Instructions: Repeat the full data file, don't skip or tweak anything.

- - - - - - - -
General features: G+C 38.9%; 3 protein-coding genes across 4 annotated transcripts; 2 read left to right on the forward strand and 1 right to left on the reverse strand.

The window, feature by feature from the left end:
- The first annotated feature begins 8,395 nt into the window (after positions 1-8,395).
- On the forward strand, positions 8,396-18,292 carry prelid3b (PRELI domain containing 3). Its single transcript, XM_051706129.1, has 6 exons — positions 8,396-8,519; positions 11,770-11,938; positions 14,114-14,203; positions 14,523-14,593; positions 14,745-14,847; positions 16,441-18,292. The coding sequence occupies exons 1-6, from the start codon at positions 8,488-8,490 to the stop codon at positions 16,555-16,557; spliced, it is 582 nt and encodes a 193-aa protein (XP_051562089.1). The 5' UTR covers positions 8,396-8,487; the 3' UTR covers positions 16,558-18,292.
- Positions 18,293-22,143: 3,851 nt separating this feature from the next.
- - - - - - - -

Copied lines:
General features: G+C 38.9%; 3 protein-coding genes across 4 annotated transcripts; 2 read left to right on the forward strand and 1 right to left on the reverse strand.

The window, feature by feature from the left end:
- The first annotated feature begins 8,395 nt into the window (after positions 1-8,395).
- On the forward strand, positions 8,396-18,292 carry prelid3b (PRELI domain containing 3). Its single transcript, XM_051706129.1, has 6 exons — positions 8,396-8,519; positions 11,770-11,938; positions 14,114-14,203; positions 14,523-14,593; positions 14,745-14,847; positions 16,441-18,292. The coding sequence occupies exons 1-6, from the start codon at positions 8,488-8,490 to the stop codon at positions 16,555-16,557; spliced, it is 582 nt and encodes a 193-aa protein (XP_051562089.1). The 5' UTR covers positions 8,396-8,487; the 3' UTR covers positions 16,558-18,292.
- Positions 18,293-22,143: 3,851 nt separating this feature from the next.